Notes from the CITES Conference of Parties

Notes from the CITES Conference of Parties

This month, the 18thmeeting of the Conference of Parties (CoP) occurred in Geneva, Switzerland. Held every three years, the CoP is when countries make legally-binding decisions to improve regulations on international wildlife trade, based on preparation work that occurred in the preceding years.

Amazon Rainforest Fires

Amazon Rainforest Fires

Fire has devastated more than 3,500 square miles of Brazil’s Amazon forest since January, an 85% increase from last year. The fires were largely intentionally set by humans engaged in rampant, illegal deforestation of the Amazon for agriculture, specifically for cattle ranching, as the global demand for meat is on the rise. This devastation has staggering consequences, from the destruction of local wildlife and wildlands to the global health of our planet.

A Not So Transparent Act

A Not So Transparent Act

In our July 2018 blog, we highlighted potential implications to numerous threatened and endangered species in connection with proposed changes to the Endangered Species Act of 1973 (ESA) by the current U.S. Presidential Administration. These proposed changes came into effect on August 19, 2019 in the name of "increasing transparency and effectiveness" and were touted by some members of the Department of the Interior as bringing the ESA into the 21st century with a more "effective, consistent and clear interpretation." Superficially, these changes may appear to improve methods for conservation and protection of wildlife in the United States, however in practice, they will substantially erode protections for our nation’s threatened and endangered species.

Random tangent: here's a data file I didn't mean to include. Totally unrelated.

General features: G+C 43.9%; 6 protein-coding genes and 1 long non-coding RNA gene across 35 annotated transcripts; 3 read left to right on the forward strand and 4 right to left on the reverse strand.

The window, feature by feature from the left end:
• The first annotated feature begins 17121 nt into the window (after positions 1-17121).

18,850 Acres of Critical Wildlife Habitat Secured in Northern Mexico!

18,850 Acres of Critical Wildlife Habitat Secured in Northern Mexico!

The Turtle Conservancy, HABIO A.C., Global Wildlife Conservation (GWC), and Rainforest Trust partnered on a deal to purchase an 18,850-acre former cattle ranch in Mexico’s Chihuahuan Desert, which will be converted into a desert-grassland wildlife refuge. Endemic lizards, critically-endangered Bolson tortoises, migratory birds, and a variety of resident mammals are among the many species of animals set to benefit from the preservation of this biodiverse landscape, showing again how saving turtles can save the planet.

This habitat bolsters the land the Turtle Conservancy and partners protect for wildlife in the region to 62,439 acres, nearly 4 ½ times the size of Manhattan!

The Tortoise Magazine Issue 8 Release

The Tortoise Magazine Issue 8 Release

The 8th (GIANT) issue of The Tortoise is here! This year’s magazine spotlights the giant tortoises of the Indian and Pacific Oceans, punctuated by a spectacular achievement in turtle conservation in 2019—the rediscovery of a tortoise on Fernandina Island in the Galápagos…